ASPEN – Green Supply Chain
Do I think ASC is serious about reducing its environmental impact? I do, however I believe a giant like ASC can be doing more. By ‘more', I mean its stakeholders need to see the long-term benefits to these investments, and make them a priority, comparable to customer-facing opportunities like new chairlifts and snowmobiles. ASC's Sundeck restaurant initiative, its Snowmass Golf Clubhouse; which was heated and cooled through coils in the water, and its adherence to EMS standards, are signs that ASC had the right intentions. I like Schendler's persistence and vision on the long-term benefits of implementing florescent light bulbs to reduce electricity consumption. Their controversial plans to expand their slopes to Burnt Mountain deemed to be an environmental challenge, however ASC put steps in place to adhere to environmental rules and regulations and was flexible in its tree removal approach, ultimately reducing its negative impact on the environment. ASC's Environmental Foundation which employees voluntarily donated to and the Aspen Community Foundation which was established to promote philanthropy in the community, are excellent initiatives that show ASC's seriousness about being green. Schendler's belief that “corporations should disclose their environmental impacts” is a testament to his corporate transparency. My priorities as the next director of sustainability at Aspen Skiing Company would be to reduce their carbon footprint through green and lean practices. I would do my best to decrease ASC's carbon footprint by finding renewable options to provide energy and electricity to my resort. I would invest in solar panels, for the purpose of placing them on the roofs of the resort. I would invest in Tesla's new Powerwall technology (https://www.tesla.com/en_CA/powerwall). Arden Homes, an Australian homebuilder is planning to implement Tesla's new environmentally friendly technology as a standard feature in its building projects (http://www.ardenhomes.com.au/tesla-battery-storage). This project is currently in the beginning stages and is set up for residential homes and small businesses. Just like the micro-hydroelectric project implemented by Schendler; with the right time and financial investment, ASC could be the market leader to integrating this solar technology on a large scale. These solar panels would aid in the generation of energy needed to keep the lights on in the resort, generate power for the HVAC units, power the ski lifts and power the artificial snow making practice. By implementing this renewable energy solution ski resorts could lessen the 65% of electricity consumption and 20% operating costs going towards the artificial snow making and utilize the money saved for better use. I would also invest in correcting small or major problems from its origin, I would emphasize correcting issues early on and completely. I would not promote placing Band-Aids on issues like equipment and machinery malfunctions as these quick fixes would prove exponentially costlier and damaging in the long run.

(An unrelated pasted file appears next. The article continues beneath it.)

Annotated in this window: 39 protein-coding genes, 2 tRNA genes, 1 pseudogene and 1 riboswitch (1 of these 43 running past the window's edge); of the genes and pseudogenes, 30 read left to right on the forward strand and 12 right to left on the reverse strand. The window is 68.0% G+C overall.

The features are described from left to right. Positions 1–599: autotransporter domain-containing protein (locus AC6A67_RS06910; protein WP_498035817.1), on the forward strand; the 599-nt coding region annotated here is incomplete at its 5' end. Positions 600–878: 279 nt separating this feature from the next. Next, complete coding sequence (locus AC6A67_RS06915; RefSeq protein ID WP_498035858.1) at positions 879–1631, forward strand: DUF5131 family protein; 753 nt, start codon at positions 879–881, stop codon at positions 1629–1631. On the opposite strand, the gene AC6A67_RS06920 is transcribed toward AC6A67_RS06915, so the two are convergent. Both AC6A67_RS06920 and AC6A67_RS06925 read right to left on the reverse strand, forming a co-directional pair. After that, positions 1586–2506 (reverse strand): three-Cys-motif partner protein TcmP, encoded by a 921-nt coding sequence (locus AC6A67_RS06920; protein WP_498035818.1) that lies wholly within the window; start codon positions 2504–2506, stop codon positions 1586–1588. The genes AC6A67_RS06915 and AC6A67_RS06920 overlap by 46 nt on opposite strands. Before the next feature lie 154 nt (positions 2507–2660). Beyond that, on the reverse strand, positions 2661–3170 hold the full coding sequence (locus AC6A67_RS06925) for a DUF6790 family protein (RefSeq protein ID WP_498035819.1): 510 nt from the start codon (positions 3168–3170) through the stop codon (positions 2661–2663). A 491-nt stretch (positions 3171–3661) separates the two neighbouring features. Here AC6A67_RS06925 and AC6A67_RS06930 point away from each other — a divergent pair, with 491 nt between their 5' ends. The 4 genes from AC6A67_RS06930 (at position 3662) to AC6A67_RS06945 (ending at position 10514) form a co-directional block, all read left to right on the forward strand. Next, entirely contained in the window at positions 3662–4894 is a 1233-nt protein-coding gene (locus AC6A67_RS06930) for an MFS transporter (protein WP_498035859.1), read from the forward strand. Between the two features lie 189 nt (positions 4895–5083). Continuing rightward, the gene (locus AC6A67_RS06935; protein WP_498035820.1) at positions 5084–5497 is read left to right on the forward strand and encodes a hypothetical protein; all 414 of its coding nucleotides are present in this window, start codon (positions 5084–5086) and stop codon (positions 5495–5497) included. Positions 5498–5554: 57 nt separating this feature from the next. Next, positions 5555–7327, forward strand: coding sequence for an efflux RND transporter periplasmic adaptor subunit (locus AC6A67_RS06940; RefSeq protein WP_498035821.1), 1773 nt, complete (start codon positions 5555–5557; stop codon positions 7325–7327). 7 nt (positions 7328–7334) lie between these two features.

Also in an effort to become more lean, I would adopt a more “just-in-time” process to procurement of materials, recourses and food for the restaurants. Reducing waste will greatly influence ASC's profitability and lessening its carbon footprint by avoiding pollution caused by destruction of expired product, reducing the need to produce new materials and decrease greenhouse gas emissions that contribute to global climate change. The added value by implementing these lean principles; aimed at cutting costs, tackling potential impediments and most importantly eliminating waste (Muda), would benefit ASC's bottom line. Greater margins, means happy stakeholders and also creates trust in business, which helps to get stakeholder buy in when making long-term investments. Muda is any activity in your procedure that adds no value, by following this philosophy ACS would be better able to pinpoint areas of the business that are not adding value, and for lack of a better term; ‘trim the fat'.